Ektoise – Down River – 5:4

One of the musical acts i’m always hoping might get back together at some point is Ektoise, an Australian group who from 2010 to 2013 put out a series of albums and EPs that forged an experimental synthesis of rock, ambient, doomjazz and shoegaze without once missing a step. While that hope – being almost a decade since their last album – grows increasingly vain, i want to revisit and celebrate their EP Down River, released in 2012. The four tracks are effectively remixes and reimaginings of ‘Down River’, a 16-minute piece included on their 2011 album Kiyomizu (which was one of my Best Albums of that year). However, that piece was structured in three very different sections – a hugely intense 5-minute introduction followed by a lengthy, drifting, ethereal middle sequence, ending with a crunchy coda festooned with a mess of beats and tangled melodies – and it’s essentially just the introduction that’s explored here.

To make that point, the first track, simply called ‘Down River’, consists of that 5-minute intro, though a quick comparison indicates that it’s been mastered differently from the original (the notes confirm that group member Greg Reason mastered the album, while the EP was mastered by Mark Godwin). In some respects i prefer the EP version more, as certain details are teased out more strongly, though there’s really not a lot in it. It says a lot for this music that its short duration supports over 40 minutes’ worth of further exploration on the rest of the EP, and to a large extent this rests on its sheer overwhelming intensity. It has the acute solemnity of a black passacaglia, processing onward according to the sluggish momentum of its abyssal bassline, while clunking sounds (possibly field recordings of boats and river passage) collide against each other and a nasal lament emerges from the dry friction of a kamancheh.

Its apocalyptic tone is shared by each of the three remixes that follow, two of which are significantly longer. The 17-minute ‘Down River From the Golden Bough is a Perilous Place’, created by the duo zK, ups the ante somewhat. Its opening five minutes correspond to a reworked take on the original, initially putting more emphasis on the field recordings, more heavily evoking the real world. Yet as soon as some of the track’s slow-moving material starts to fade in, the field recordings immediately recede, making the transition from reality to heightened hyperreality feel all the more acute. The duo make the brave decision to introduce beats to this leaden soundworld, setting up a combination of light percussion acting as a foil to the heavyweight elements they skitter across. It’s a combination that works, and which in turn reinforces further the weight a few minutes before the end, leaving us drowning in deep bass-laden fuzz as the kamancheh sings to the end.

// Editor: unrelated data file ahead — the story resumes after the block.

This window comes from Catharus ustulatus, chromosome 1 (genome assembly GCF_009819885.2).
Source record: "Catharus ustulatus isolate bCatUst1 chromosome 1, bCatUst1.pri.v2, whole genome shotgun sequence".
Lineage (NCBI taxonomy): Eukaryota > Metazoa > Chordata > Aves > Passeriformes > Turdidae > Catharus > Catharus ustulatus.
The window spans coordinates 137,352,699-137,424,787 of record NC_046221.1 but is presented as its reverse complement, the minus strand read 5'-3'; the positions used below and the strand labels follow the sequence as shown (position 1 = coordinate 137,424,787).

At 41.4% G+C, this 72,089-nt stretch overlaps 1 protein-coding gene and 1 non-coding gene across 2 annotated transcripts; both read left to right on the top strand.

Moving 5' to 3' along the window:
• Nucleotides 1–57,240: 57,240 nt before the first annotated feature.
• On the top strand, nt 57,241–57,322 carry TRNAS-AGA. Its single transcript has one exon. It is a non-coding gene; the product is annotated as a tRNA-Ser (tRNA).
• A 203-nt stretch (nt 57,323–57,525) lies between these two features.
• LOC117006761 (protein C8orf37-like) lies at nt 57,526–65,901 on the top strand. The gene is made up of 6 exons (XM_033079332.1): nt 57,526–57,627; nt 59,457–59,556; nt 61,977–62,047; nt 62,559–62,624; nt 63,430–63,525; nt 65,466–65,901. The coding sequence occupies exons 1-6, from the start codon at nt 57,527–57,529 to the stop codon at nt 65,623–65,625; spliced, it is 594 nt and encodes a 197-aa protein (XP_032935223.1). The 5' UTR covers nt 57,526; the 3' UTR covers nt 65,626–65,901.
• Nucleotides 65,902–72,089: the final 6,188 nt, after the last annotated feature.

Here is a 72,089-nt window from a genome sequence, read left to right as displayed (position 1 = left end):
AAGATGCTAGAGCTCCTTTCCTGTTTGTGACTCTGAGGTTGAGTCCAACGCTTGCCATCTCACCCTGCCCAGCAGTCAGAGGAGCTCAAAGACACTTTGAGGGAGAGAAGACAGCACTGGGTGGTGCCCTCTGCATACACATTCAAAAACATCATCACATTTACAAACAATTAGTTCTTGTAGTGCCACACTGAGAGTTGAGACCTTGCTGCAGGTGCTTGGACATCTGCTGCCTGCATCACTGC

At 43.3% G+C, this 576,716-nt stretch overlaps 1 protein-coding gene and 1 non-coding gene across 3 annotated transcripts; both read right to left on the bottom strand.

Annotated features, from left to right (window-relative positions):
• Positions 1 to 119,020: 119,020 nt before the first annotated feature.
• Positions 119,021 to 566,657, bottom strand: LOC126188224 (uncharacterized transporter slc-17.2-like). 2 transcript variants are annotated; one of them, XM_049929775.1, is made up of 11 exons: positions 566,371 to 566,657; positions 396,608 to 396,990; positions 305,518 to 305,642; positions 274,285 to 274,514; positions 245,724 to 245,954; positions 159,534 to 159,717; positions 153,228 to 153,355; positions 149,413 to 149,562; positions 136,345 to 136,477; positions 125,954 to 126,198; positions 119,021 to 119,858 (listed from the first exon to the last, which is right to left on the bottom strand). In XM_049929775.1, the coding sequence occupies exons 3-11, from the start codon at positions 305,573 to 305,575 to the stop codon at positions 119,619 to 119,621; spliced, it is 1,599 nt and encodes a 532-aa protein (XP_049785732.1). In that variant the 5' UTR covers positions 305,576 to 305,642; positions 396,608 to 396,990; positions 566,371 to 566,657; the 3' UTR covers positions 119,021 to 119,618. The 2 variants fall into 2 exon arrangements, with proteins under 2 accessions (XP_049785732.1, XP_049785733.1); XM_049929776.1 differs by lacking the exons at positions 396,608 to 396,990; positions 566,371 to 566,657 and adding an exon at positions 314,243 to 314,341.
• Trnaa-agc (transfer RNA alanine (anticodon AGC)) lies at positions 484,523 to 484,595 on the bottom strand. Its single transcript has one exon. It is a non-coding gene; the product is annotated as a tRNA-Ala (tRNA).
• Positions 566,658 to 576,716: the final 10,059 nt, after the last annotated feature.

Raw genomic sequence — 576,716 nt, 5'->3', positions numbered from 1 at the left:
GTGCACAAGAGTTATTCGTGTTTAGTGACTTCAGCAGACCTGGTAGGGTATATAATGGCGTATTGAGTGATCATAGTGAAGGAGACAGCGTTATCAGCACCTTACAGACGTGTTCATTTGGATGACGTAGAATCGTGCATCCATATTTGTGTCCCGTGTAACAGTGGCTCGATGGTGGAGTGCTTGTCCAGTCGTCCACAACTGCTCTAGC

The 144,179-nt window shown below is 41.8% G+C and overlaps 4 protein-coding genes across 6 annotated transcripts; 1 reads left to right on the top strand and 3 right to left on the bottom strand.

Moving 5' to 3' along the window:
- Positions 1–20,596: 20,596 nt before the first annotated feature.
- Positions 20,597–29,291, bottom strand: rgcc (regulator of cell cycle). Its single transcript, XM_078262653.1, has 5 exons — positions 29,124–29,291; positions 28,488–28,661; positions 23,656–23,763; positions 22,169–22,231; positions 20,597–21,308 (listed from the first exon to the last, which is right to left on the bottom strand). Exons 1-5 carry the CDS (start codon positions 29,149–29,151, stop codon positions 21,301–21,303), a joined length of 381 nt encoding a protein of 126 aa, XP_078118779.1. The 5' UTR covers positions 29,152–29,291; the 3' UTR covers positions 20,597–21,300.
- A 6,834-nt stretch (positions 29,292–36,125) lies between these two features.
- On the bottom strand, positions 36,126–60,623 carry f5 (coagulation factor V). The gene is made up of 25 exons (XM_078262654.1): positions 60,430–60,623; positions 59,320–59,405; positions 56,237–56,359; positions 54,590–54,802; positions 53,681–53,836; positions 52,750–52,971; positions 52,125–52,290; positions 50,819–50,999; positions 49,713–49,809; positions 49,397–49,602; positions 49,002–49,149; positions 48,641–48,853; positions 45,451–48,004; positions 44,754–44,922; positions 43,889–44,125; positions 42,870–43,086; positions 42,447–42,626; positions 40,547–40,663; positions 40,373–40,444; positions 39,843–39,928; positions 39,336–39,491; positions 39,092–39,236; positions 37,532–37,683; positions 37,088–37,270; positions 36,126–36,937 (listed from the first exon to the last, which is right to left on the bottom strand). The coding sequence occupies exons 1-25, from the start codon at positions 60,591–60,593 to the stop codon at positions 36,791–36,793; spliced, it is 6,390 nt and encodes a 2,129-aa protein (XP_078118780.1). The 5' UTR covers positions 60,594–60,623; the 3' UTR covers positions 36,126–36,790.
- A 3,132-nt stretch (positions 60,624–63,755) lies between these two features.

Most extreme of all is the 21½-minute remix by Noah Landis. It’s a highly adventurous remix, reimagining ‘Down River’ within an environment filled with undulating bands of wind-like noise. When Landis introduces the original’s bassline, it’s so deep that it almost loses its pitch focus, creating a nicely polarised unpitched marriage of bass and noise. Landis adorns the processional tone with brighter synth elements, some vibrating across the space, others burning through the texture, while the field recordings are multiplied to create a dense percussive field. Seemingly impossibly, the bass gets lost in this, though Landis makes up for that by ramping up the force of the synth elements such that they end up grinding and buzzing in our faces. In its latter half things are pulled back a bit, and there’s the brief appearance of something akin to processed vocals, sounding like a strange combination of crying, singing and chanting. It continues as a constant tension tilting between bass, melody and noise, passing through some light quasi-tribal beats before reaching a wonderful climax, caked in abrasive overload. As it began, so it ends: polarised, the bass buzzing in the depths, while something unfathomable squalls above.

The final track, ‘Mangroves’, is a 4-minute epilogue that returns more closely to the original, adding some rogue guitar notes but otherwise allowing the elements to jostle and swirl around each other as if stuck in the viscous water of a sonic swamp.

Self-released by Ektoise in July 2012, Down River is available free from the group’s Bandcamp site.



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